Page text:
Coming off quarterfinal wins over Atlético Madrid and Rosenborg, Ajax and Juventus met in a highly anticipated rematch of the previous year’s final. Then, Juventus took the defending champions to penalty kicks, eventually winning the shootout at Rome’s Stadio Olimpico.

With two first half goals in semifinal’s first leg in Amsterdam, Juventus jumped out early, with only a second half goal from Jari Litmanen giving Louis van Gaal’s team a chance going to Turin. There, first half goals from Attilio Lombardo and Christian Vieri put the tie away by half time. Juve would go on to win the second leg, 4-1.

Juventus faced Borussia Dortmund in the final, but two first half goals five minutes apart from Karl-Heinz Riedle set BVB’s course for a 3-1 victory. Dortmund won their first European Cup, while Juventus was denied back-to-back titles.

Marcello Lippi’s team made a third straight final the following season, returning to Amsterdam to face Real Madrid. Unfortunately for the Old Lady, the Merengues went on to claim their seventh title, with Predrag Mijatovic’s 66th goal giving El Real a 1-0 victory.

None of these results have the sway of Bayern’s performance. Munich’s dominance wasn’t built on one, lopsided leg. It extended over the entire 180 minutes, and it was done against a team many considered the continent’s benchmark.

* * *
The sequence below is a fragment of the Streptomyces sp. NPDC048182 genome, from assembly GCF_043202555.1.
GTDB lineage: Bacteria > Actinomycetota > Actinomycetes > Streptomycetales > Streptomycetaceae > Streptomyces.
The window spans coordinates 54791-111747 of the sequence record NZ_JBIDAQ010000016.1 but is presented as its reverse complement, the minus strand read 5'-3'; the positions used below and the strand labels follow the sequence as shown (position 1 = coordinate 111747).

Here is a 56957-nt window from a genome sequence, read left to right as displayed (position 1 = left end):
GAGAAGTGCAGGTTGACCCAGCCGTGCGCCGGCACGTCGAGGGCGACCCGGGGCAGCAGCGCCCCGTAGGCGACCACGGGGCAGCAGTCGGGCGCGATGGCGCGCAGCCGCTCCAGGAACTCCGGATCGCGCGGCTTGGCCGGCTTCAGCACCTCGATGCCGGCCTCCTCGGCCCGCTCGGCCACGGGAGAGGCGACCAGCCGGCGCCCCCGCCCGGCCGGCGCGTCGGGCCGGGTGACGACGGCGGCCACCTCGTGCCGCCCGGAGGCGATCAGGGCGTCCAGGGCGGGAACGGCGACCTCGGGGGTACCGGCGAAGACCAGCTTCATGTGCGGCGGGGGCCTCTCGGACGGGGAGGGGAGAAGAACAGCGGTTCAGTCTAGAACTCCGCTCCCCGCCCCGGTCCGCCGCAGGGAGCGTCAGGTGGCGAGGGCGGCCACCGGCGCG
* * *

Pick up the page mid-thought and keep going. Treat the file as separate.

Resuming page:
That they make it look so easy, not allowing a goal against such a vaunted attack, adds an element of shock. Nobody’s taken back by that Bayern won. It’s how they won.

Just as Milan’s late 80s-early 90s team because a benchmark with its Champions League performances, so did Bayern became a standard with today’s win. Now, whenever there’s a lopsided result in Champions League, the accomplishment will be compared to Bayern’s. Most won’t stand up.

Others that stood out:

1977-78 – Red Star Belgrade 1-8 Borussia Moenchengladbach
1982-83 – Aston Villa 2-5 Juventus
1998-99 – Bayern Munich 6-0 Kaiserslautern
2008-09 – Sporting CP 1-12 Bayern Munich
2009-10 – Milan 2-7 Manchester United
2010-11 – Schalke 7-3 Internazionale

Watch Live: Three Premier League games, 11am ET

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Three Premier League games are coming your way at 11 a.m. ET on Saturday.

[ STREAM: Every PL game live here ]

Huddersfield host Crystal Palace, West Brom head to Bournemouth and Stoke welcome Everton to the Potteries.

[ MORE: Sign up for NBC Sports Gold ]